Therefore, practicing techniques in a systematic way is essential if we want to recondition our bodies to respond differently during stuttering. With disciplined and regular practice of the speech techniques, we can harness our brains’ plasticity to remold itself to generate more fluent speech or less frequent and less tense stuttering over time. 

How to practice bouncing, prolongations, or other speech tools to manage stuttering?

Practicing speech techniques can seem intimidating also because many of us don’t know how long to practice or how to stage our practice. We can all relate to these disappointing experiences: 

I stammered on the phone with a stranger and I was cut off..

I just could not use my technique during the Interview..

Some of these experiences are to be expected because many people we talk to have no idea how to talk to PWS. That is why self-disclosure and voluntary stuttering are so powerful: these acceptance-based practices enable us to advocate for ourselves while educating our listeners about stuttering, correct misconceptions that people have about us and reduce the social stigma directed at us. Importantly, by self-disclosing, stuttering voluntarily, and talking about stuttering openly we reduce our anxiety and fear associated with stuttering. In other words, being open about stuttering and by normalizing it, we reduce the interference that stuttering causes in our lives. 

In parallel, using speech techniques is another way to reduce the interference associated with stuttering. 

To develop a mindset that supports practicing the speech techniques, consider that when we are using these techniques we are engaging in a “performance.” This is similar to the mindset that a sportsman or dancer or musician may have towards their craft. 

And a performance is never open-ended… It is rehearsed in a systematic and time-bound way. Also, performers such as musicians or dancers build their motor skills by breaking big and complex targets into smaller pieces; then, practicing those smaller pieces in controlled and time-bound ways. 

When we apply these principles (that underlie most performances) to managing stuttering, we get the following insights about practicing speech tools: instead of pausing in an open-ended way (“I will pause at the end of sentences throughout the day”) what if we practiced pausing through small, measurable, and verifiable goals: 

I will phone two strangers/service providers (phone numbers from daily ads in the newspaper) every morning before breakfast for the next 2 weeks. I will ask two questions in two sentences each. I will pause once in between and once at the end of each sentence.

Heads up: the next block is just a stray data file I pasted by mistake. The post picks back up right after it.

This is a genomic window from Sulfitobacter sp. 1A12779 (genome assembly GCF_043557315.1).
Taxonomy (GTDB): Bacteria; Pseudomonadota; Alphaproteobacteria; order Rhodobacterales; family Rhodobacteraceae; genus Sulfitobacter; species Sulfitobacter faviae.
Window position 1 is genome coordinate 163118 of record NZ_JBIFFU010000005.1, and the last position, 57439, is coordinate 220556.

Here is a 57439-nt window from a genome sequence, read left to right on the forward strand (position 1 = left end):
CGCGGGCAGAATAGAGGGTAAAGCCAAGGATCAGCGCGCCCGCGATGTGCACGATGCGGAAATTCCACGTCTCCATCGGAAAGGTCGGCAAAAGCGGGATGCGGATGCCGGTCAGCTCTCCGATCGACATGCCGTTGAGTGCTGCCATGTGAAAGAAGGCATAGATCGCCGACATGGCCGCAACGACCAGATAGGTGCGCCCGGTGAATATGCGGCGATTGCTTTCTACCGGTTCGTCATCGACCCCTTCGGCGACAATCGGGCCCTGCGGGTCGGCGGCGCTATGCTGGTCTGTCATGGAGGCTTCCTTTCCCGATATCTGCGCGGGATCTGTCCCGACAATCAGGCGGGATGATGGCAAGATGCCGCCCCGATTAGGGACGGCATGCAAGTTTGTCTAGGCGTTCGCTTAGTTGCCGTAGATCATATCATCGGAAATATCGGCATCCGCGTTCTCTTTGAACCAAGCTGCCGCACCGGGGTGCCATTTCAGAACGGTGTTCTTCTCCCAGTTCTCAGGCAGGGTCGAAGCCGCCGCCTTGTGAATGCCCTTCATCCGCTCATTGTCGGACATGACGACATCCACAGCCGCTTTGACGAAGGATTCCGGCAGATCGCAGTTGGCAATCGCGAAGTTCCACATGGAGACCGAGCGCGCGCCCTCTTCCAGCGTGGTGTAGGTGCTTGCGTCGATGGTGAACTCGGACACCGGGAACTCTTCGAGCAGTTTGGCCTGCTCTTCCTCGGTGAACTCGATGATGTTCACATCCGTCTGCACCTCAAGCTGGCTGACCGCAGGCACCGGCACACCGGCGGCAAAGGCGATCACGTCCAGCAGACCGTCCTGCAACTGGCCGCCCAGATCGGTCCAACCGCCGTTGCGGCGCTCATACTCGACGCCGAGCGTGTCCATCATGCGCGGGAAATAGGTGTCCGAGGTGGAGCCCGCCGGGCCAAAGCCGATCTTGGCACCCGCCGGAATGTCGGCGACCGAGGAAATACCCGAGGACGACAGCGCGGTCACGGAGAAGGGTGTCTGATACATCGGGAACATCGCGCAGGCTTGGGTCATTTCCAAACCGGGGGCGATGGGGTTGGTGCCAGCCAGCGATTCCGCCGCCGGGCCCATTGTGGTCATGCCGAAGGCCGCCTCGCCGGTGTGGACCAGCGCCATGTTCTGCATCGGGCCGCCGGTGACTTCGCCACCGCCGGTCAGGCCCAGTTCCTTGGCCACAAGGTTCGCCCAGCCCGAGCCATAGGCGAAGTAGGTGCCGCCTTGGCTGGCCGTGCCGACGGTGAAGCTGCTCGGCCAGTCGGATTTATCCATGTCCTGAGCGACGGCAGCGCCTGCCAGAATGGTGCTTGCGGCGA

A more detailed plan for closed-ended practice with pausing can look like this: 

  1. When the other person says “Hello”, I will look at the watch and wait for 5 seconds before giving a response.
  2. Then, I will ask a short /simple question with pausing: Where is (-pause-) this property (-pause-) actually located? (just an example)
  3. I will listen to the answer. Then, I will wait for 5 seconds and say “Thank you” and put the phone down. 

These instructions can be on a page during the call. 

Closed-ended practice can also apply to using speech techniques and other behaviors that build acceptance:

This week I will self-disclose my stuttering to two people with whom I feel comfortable in my school/college or job 

Next week I will conduct two 10-minute stuttering interviews with two strangers. 

There are many merits to closed-ended practice:

  1. It enables us to set realistic targets and expectations of what we require of ourselves. 
  2. It allows us to focus our attention on the target behavior for short periods of time. 
  3. With realistic expectations and focus, we can practice our speech techniques in multiple situations and with multiple communication partners. This aligns with the variable and situational nature of stuttering. 
  4. Because we practice the target behavior (e.g. pausing or bouncing or self-disclosure) in multiple settings, we can arrange those experiences from simple to complex; i.e. starting in situations and communication partners that are within our comfort zone, then gradually using our target behaviors in other situations or with other people with whom we are less familiar or comfortable.
  5. Closed-ended practice makes data collection possible. For example, when we practice pausing during short but regular phone calls we can record ourselves; then, solicit feedback on our performance from our TISA peers. 
  6. Short bursts of regular practice lead to continuous engagement.

(Contributed by Dr Amit Bajaj)

Post Author: Sachin